Consider the Literary Organism project by designer Stefanie Posavec. Through path analysis and color coding she has transformed the narrative structure of Kerouac’s On The Road into a graphic rendition of both rich factual content and delicate beauty. Also, spend 20 minutes with Jer Thorp, NYT Artist In Residence, in the talk below where he shares his passion for the emerging field of data visualization. Beauty is truth!
Data has suddenly gotten sexy.
Data used to be considered boring. It was the domain of engineers (think protractors), organic chemists, accountants, actuarial scientists. Now, thanks to massive server farms, clever algorithms and machine learning, data has become the lifeblood of Silicon Valley and the foundation of huge personal fortunes.
To understand these changes read a recent article in the Harvard Business Review which chronicles the emergence of big data as “the sexiest job of the 21st century.” Even more telling, check out the recent TED talk below by Jameson Toole of MIT’s Human Mobility & Network Lab. The gleam in his eye speaks volumes about the irresistible allure of big data to scientists, entrepreneurs and speculators of our time.
Full disclosure – I’m a brand research executive and skilled in what is sometimes called “empathetic listening.” This means I’m an inveterate people watcher, instinctively put myself in others’ shoes and strive to figure out what makes people tick.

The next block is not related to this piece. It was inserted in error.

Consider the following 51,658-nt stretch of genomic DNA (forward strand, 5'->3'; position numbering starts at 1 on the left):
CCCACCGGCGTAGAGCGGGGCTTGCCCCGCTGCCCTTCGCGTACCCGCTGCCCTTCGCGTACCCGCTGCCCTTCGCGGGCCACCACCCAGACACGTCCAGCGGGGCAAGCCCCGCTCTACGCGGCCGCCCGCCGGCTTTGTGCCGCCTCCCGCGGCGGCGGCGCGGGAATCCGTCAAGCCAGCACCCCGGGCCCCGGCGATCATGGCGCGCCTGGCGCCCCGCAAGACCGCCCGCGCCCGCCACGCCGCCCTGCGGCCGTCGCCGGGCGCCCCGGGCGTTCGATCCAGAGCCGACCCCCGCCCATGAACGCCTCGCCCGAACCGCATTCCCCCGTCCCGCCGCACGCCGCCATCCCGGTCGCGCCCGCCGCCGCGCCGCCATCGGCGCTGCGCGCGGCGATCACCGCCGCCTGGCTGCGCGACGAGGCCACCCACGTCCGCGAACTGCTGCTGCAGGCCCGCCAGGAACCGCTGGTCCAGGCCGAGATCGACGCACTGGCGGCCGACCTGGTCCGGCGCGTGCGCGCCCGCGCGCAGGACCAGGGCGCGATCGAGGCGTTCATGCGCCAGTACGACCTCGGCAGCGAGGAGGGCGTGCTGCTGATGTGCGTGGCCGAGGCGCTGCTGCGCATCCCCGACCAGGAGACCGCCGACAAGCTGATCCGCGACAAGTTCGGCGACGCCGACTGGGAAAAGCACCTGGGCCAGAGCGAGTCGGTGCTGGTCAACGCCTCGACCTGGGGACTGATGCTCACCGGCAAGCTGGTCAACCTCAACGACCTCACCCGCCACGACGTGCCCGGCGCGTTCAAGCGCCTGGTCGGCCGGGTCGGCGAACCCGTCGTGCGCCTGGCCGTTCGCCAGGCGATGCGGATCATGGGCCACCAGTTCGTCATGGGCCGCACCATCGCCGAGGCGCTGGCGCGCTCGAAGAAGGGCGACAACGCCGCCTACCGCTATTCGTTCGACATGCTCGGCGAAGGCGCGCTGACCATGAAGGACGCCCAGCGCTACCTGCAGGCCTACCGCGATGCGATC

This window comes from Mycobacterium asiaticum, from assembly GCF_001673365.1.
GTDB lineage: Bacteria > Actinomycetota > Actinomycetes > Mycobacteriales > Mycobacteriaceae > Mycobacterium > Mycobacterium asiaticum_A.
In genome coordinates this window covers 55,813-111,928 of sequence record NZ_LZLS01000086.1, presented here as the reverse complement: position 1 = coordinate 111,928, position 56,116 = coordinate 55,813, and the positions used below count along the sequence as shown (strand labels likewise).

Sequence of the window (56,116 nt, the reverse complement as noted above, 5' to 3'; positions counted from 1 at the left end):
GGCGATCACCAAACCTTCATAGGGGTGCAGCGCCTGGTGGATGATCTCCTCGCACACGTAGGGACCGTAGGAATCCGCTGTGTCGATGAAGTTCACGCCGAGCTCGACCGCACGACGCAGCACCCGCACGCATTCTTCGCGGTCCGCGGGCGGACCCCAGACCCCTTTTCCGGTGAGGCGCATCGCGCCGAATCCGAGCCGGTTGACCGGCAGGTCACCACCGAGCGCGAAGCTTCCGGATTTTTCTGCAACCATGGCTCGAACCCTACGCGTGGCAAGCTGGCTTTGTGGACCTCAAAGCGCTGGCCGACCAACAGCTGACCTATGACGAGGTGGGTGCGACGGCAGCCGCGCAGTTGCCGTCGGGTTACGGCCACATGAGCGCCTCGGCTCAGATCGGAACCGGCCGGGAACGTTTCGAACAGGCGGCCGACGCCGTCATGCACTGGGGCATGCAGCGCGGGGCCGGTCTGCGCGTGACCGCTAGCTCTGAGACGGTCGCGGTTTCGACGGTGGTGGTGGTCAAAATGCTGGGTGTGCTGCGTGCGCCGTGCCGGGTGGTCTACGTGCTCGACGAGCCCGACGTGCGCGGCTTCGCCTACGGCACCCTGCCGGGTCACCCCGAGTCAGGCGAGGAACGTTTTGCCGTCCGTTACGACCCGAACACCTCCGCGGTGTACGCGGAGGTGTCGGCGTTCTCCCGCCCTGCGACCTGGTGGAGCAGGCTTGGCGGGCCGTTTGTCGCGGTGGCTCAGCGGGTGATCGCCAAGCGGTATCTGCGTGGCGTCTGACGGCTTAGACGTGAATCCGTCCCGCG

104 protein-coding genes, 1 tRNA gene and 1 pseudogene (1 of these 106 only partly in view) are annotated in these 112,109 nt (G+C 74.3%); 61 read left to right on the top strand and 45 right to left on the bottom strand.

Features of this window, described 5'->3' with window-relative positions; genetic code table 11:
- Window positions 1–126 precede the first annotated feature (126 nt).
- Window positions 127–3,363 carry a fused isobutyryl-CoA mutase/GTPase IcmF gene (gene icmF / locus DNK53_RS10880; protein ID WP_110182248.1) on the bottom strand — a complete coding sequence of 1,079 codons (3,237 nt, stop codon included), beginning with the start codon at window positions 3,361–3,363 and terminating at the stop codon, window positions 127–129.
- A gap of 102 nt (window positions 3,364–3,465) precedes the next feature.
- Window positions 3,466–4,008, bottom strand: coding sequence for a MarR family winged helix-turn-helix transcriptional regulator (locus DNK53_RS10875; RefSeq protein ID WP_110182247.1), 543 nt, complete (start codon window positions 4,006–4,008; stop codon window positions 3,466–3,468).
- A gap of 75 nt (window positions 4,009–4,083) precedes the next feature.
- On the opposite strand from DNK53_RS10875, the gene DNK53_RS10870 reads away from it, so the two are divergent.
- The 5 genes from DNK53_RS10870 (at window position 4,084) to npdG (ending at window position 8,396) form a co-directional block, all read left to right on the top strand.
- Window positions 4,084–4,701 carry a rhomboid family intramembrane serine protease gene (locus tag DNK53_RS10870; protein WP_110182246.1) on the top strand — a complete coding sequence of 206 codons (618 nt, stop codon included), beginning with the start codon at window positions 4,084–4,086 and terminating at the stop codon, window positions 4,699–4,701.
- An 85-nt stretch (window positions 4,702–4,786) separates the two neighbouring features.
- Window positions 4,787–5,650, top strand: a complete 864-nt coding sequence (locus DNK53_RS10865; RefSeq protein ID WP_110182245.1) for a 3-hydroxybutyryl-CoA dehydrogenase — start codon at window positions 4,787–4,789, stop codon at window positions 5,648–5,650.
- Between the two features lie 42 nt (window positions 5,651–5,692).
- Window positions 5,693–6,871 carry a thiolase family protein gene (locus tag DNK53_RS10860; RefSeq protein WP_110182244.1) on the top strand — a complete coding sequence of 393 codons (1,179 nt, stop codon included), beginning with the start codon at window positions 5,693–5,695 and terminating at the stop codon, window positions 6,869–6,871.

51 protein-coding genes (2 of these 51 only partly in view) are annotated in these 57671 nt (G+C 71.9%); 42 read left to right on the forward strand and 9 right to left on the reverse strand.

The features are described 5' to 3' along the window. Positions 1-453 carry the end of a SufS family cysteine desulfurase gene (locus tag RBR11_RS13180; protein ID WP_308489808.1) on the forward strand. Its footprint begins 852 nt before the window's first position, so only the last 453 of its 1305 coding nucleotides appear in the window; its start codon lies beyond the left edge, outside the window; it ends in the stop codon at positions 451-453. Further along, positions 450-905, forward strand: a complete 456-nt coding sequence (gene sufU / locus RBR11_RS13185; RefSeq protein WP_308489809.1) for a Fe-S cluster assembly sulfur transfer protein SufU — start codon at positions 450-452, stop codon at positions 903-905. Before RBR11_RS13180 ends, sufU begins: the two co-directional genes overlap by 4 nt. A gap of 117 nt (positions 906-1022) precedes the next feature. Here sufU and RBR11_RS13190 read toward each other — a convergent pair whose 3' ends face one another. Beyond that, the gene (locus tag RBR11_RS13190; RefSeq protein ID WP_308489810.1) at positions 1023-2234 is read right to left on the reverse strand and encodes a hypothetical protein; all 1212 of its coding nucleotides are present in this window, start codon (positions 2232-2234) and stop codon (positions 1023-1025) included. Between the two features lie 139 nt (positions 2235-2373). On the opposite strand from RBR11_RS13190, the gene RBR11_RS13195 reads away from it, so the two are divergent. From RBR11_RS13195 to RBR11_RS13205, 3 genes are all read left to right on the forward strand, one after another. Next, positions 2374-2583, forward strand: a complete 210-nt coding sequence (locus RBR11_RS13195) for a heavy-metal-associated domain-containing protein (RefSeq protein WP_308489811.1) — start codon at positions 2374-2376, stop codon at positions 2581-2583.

I’ve been reading up on trends in UX and brand design recently and find that an empathetic approach is highly prized at agencies as various as IDEO, frog design, Landor, and BBDO. Empathy is considered an essential component in up-front evaluation of user needs and, as well, is often leveraged in creative strategy and execution. Consider P&G’s amazing new campaign for the 2012 Olympic sponsorship, “road to glory”, that recognizes the role played by moms in supporting their young athletes. In this work:
- Empathetic listening drives insights that fuel creative/design strategy
- Empathetic messaging is at the center of the executional elements celebrating the games’ unsung heroes…moms
To check out the campaign click here. And look below to see another amazing example of empathetic listening driving empathetic creative – part of a pro-bono campaign by BBDO for the Ad Council.
Moral of the story – empathy opens doors to human understanding and is an irresistible force that breaks down barriers and brings people together.
God is in the details.
The existence of Higgs boson, a sub-atomic particle dubbed “the God Particle” because it explains the dynamics of mass, was confirmed on July 4th at the CERN labs outside Geneva. Peter Higgs first proposed it in 1965, but it took an additional 47 yeas, lots of math, and a $10 billion supercollider to prove it was real. Check these links for a deeper dive:
Amazing, really. Years of struggle to confirm a scientific principle that appears to have no practical value. The Economist put it this way, “The importance of Higgs belongs to the realm of understanding rather than utility. It adds to the sum of human knowledge – but it may never change lives as DNA or relativity have.”
The moral of the story – the thirst for knowledge is a strong, motivating force in human affairs.